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Human neuroblastoma (SH-SY5Y) cells are highly sensitive to the lysosomotropic aldehyde 3-aminopropanal
Linköping University, Department of Neuroscience and Locomotion, Pathology. Linköping University, Department of Neuroscience and Locomotion, Neurosurgery. Linköping University, Faculty of Health Sciences.
Linköping University, Department of Neuroscience and Locomotion, Pathology. Linköping University, Faculty of Health Sciences.
Linköping University, Department of Neuroscience and Locomotion, Neurosurgery. Linköping University, Faculty of Health Sciences.
Linköping University, Department of Neuroscience and Locomotion, Pathology. Linköping University, Faculty of Health Sciences.
2004 (English)In: Brain Research, ISSN 0006-8993, E-ISSN 1872-6240, Vol. 1016, no 2, 163-169 p.Article in journal (Refereed) Published
Abstract [en]

3-Aminopropanal (3-AP), a degradation product of polyamines such as spermine, spermidine and putrescine, is a lysosomotropic small aldehyde that causes apoptosis or necrosis of most cells in culture, apparently by inducing moderate or extensive lysosomal rupture, respectively, and secondary mitochondrial changes. Here, using the human neuroblastoma SH-SY5Y cell line, we found simultaneous occurrence of apoptotic and necrotic cell death when cultures were exposed to 3-AP in concentrations that usually are either nontoxic, or only cause apoptosis. At 30 mM, but not at 10 mM, the lysosomotropic base and proton acceptor NH3 completely blocked the toxic effect of 3-AP, proving that 3-AP is lysosomotropic and suggesting that the lysosomal membrane proton pump of neuroblastoma cells is highly effective, creating a lower than normal lysosomal pH and, thus, extensive intralysosomal accumulation of lysosomotropic drugs. A wave of internal oxidative stress, secondary to changes in mitochondrial membrane potential, followed and gave rise to further lysosomal rupture. The preincubation of cells for 24 h with a chain-breaking free radical-scavenger, α-tocopherol, before exposure to 3-AP, significantly delayed both the wave of oxidative stress and the secondary lysosomal rupture, while it did not interfere with the early 3-AP-mediated phase of lysosomal break. Obviously, the reported oxidative stress and apoptosis/necrosis are consequences of lysosomal rupture with ensuing release of lysosomal enzymes resulting in direct/indirect effects on mitochondrial permeability, membrane potential, and electron transport. The induced oxidative stress seems to act as an amplifying loop causing further lysosomal break that can be partially prevented by α-tocopherol. Perhaps secondary brain damage during a critical post injury period can be prevented by the use of drugs that temporarily raise lysosomal pH, inactivate intralysosomal 3-AP, or stabilize lysosomal membranes against oxidative stress.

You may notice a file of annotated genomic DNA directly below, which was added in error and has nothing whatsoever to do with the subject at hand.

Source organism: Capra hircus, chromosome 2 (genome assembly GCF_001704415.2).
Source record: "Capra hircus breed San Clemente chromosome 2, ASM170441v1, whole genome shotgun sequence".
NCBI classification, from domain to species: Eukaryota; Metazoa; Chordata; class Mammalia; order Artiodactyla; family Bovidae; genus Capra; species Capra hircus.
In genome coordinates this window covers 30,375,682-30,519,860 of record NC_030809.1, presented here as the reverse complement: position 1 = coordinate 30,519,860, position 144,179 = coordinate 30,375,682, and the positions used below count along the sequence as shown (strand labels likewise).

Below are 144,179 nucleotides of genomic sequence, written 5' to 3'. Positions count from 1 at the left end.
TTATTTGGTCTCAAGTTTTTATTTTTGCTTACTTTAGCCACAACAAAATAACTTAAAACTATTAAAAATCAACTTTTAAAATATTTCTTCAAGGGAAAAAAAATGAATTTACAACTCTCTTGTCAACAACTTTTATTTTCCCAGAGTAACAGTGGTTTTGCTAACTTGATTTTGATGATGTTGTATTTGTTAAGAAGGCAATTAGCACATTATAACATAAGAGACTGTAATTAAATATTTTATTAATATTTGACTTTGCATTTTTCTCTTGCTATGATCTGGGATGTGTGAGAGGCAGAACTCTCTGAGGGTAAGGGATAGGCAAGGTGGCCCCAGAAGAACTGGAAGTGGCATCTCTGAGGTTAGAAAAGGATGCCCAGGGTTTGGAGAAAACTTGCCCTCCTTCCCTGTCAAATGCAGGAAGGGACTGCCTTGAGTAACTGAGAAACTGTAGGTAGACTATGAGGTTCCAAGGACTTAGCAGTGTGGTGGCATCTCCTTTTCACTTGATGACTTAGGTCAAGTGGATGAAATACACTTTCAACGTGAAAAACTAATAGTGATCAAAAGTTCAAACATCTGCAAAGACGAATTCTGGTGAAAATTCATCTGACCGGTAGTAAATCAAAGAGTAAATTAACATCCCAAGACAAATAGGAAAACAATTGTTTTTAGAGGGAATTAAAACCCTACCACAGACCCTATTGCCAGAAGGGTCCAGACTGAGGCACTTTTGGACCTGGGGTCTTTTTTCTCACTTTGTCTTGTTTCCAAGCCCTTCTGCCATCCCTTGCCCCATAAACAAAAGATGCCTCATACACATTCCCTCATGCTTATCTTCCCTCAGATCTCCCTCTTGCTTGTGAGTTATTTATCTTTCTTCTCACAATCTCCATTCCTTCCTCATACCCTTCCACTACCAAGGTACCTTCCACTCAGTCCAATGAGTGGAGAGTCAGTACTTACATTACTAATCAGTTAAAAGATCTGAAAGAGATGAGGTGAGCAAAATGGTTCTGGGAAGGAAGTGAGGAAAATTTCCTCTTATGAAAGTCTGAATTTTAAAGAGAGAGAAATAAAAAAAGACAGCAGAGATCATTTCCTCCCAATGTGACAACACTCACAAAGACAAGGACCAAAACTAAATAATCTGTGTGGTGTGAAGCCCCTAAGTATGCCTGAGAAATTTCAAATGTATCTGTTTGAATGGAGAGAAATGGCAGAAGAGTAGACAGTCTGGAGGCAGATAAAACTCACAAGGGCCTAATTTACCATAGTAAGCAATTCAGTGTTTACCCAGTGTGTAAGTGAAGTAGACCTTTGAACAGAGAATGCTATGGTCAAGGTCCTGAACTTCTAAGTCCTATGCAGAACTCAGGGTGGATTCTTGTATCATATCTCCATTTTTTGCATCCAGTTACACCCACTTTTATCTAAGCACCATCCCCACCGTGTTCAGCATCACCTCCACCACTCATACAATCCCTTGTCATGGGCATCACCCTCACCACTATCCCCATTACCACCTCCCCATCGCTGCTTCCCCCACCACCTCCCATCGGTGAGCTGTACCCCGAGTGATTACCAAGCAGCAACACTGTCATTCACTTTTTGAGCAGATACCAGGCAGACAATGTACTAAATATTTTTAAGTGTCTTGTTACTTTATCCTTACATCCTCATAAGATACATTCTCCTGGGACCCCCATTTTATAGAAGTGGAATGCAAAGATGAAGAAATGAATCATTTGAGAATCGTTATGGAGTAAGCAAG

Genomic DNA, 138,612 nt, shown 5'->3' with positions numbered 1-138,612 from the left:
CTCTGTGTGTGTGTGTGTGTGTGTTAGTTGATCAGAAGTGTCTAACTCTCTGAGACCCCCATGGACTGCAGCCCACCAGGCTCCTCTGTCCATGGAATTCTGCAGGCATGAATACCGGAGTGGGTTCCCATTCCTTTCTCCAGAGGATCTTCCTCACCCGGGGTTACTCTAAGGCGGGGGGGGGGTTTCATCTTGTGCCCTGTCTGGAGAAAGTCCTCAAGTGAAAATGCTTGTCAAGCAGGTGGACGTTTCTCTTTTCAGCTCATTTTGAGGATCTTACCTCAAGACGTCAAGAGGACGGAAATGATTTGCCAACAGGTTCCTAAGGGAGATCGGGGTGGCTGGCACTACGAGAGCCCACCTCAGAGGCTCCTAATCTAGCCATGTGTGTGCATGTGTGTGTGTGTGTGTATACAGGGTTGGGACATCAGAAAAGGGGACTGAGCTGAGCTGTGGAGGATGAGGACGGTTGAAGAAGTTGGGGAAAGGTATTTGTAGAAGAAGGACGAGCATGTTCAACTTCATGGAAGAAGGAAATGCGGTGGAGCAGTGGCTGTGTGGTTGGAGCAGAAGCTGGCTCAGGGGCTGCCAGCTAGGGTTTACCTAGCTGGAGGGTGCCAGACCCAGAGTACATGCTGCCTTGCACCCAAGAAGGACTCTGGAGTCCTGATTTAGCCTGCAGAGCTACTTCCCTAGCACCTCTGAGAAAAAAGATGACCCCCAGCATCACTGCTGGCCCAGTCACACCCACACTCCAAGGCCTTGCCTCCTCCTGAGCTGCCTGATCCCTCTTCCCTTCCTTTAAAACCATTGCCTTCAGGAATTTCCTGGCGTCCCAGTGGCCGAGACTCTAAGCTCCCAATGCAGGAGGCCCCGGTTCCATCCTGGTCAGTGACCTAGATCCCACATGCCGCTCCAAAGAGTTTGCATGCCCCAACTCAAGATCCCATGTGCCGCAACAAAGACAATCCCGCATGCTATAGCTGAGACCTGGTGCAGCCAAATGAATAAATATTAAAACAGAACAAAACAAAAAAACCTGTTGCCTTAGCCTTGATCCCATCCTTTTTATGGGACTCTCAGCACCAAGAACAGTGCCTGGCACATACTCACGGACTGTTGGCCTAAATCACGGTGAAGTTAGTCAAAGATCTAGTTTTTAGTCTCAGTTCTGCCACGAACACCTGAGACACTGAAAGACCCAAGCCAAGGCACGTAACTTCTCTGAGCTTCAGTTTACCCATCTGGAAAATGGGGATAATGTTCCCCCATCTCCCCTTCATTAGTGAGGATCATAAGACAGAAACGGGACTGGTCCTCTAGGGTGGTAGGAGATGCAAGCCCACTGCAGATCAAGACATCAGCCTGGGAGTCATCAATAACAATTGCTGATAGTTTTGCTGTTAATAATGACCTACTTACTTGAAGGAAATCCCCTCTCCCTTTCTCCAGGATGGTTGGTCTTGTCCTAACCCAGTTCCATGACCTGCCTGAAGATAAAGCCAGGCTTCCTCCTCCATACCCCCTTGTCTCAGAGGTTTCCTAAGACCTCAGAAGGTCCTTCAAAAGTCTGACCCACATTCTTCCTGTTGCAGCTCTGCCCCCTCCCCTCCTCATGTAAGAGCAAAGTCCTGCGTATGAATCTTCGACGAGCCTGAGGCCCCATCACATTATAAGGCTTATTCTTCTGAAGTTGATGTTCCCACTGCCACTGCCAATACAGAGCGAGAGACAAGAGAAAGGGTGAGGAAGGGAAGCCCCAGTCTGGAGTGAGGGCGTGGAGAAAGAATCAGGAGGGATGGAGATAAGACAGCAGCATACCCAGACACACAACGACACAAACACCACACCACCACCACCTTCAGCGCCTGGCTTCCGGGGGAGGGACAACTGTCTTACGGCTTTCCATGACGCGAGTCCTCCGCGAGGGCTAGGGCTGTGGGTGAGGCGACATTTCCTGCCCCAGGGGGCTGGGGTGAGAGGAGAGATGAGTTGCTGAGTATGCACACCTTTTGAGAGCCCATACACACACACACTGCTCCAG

Place, publisher, year, edition, pages
2004. Vol. 1016, no 2, 163-169 p.
National Category
Medical and Health Sciences
Identifiers
URN: urn:nbn:se:liu:diva-23792DOI: 10.1016/j.brainres.2004.04.075Local ID: 3310OAI: oai:DiVA.org:liu-23792DiVA: diva2:244107
Available from: 2009-10-07 Created: 2009-10-07 Last updated: 2012-10-16Bibliographically approved
In thesis
1. Proton trapping in the cellular acidic vacuolar compartment: lysosomal mechanisms in apoptosis/necrosis and iron chelation
Open this publication in new window or tab >>Proton trapping in the cellular acidic vacuolar compartment: lysosomal mechanisms in apoptosis/necrosis and iron chelation
2003 (English)Doctoral thesis, comprehensive summary (Other academic)
Abstract [en]